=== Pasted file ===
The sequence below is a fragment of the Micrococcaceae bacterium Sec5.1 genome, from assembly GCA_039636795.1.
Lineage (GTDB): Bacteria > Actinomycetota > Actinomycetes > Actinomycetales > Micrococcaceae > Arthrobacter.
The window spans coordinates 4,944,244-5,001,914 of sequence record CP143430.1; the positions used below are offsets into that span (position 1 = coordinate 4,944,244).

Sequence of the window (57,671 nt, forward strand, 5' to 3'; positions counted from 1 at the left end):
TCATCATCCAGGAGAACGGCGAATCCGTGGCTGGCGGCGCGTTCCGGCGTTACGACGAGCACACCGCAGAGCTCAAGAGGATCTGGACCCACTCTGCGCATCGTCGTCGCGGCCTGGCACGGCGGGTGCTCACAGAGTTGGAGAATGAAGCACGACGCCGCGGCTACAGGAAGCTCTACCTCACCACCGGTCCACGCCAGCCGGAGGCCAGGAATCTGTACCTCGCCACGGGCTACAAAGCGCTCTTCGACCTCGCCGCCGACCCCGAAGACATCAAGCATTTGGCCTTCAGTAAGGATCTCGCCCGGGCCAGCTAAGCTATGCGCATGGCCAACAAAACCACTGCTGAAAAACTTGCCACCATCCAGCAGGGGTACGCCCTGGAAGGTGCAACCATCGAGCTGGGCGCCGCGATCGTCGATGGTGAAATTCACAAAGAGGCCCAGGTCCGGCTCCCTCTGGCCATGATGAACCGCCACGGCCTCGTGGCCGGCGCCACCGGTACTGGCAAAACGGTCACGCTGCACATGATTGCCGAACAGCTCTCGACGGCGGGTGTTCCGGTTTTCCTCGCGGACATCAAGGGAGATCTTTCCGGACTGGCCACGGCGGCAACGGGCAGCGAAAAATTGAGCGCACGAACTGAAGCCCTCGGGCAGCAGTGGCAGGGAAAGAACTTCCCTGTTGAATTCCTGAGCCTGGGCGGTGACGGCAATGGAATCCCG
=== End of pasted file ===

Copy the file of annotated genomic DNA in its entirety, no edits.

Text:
The sequence below is a fragment of the Micrococcaceae bacterium Sec5.1 genome, from assembly GCA_039636795.1.
Lineage (GTDB): Bacteria > Actinomycetota > Actinomycetes > Actinomycetales > Micrococcaceae > Arthrobacter.
The window spans coordinates 4,944,244-5,001,914 of sequence record CP143430.1; the positions used below are offsets into that span (position 1 = coordinate 4,944,244).

Sequence of the window (57,671 nt, forward strand, 5' to 3'; positions counted from 1 at the left end):
TCATCATCCAGGAGAACGGCGAATCCGTGGCTGGCGGCGCGTTCCGGCGTTACGACGAGCACACCGCAGAGCTCAAGAGGATCTGGACCCACTCTGCGCATCGTCGTCGCGGCCTGGCACGGCGGGTGCTCACAGAGTTGGAGAATGAAGCACGACGCCGCGGCTACAGGAAGCTCTACCTCACCACCGGTCCACGCCAGCCGGAGGCCAGGAATCTGTACCTCGCCACGGGCTACAAAGCGCTCTTCGACCTCGCCGCCGACCCCGAAGACATCAAGCATTTGGCCTTCAGTAAGGATCTCGCCCGGGCCAGCTAAGCTATGCGCATGGCCAACAAAACCACTGCTGAAAAACTTGCCACCATCCAGCAGGGGTACGCCCTGGAAGGTGCAACCATCGAGCTGGGCGCCGCGATCGTCGATGGTGAAATTCACAAAGAGGCCCAGGTCCGGCTCCCTCTGGCCATGATGAACCGCCACGGCCTCGTGGCCGGCGCCACCGGTACTGGCAAAACGGTCACGCTGCACATGATTGCCGAACAGCTCTCGACGGCGGGTGTTCCGGTTTTCCTCGCGGACATCAAGGGAGATCTTTCCGGACTGGCCACGGCGGCAACGGGCAGCGAAAAATTGAGCGCACGAACTGAAGCCCTCGGGCAGCAGTGGCAGGGAAAGAACTTCCCTGTTGAATTCCTGAGCCTGGGCGGTGACGGCAATGGAATCCCG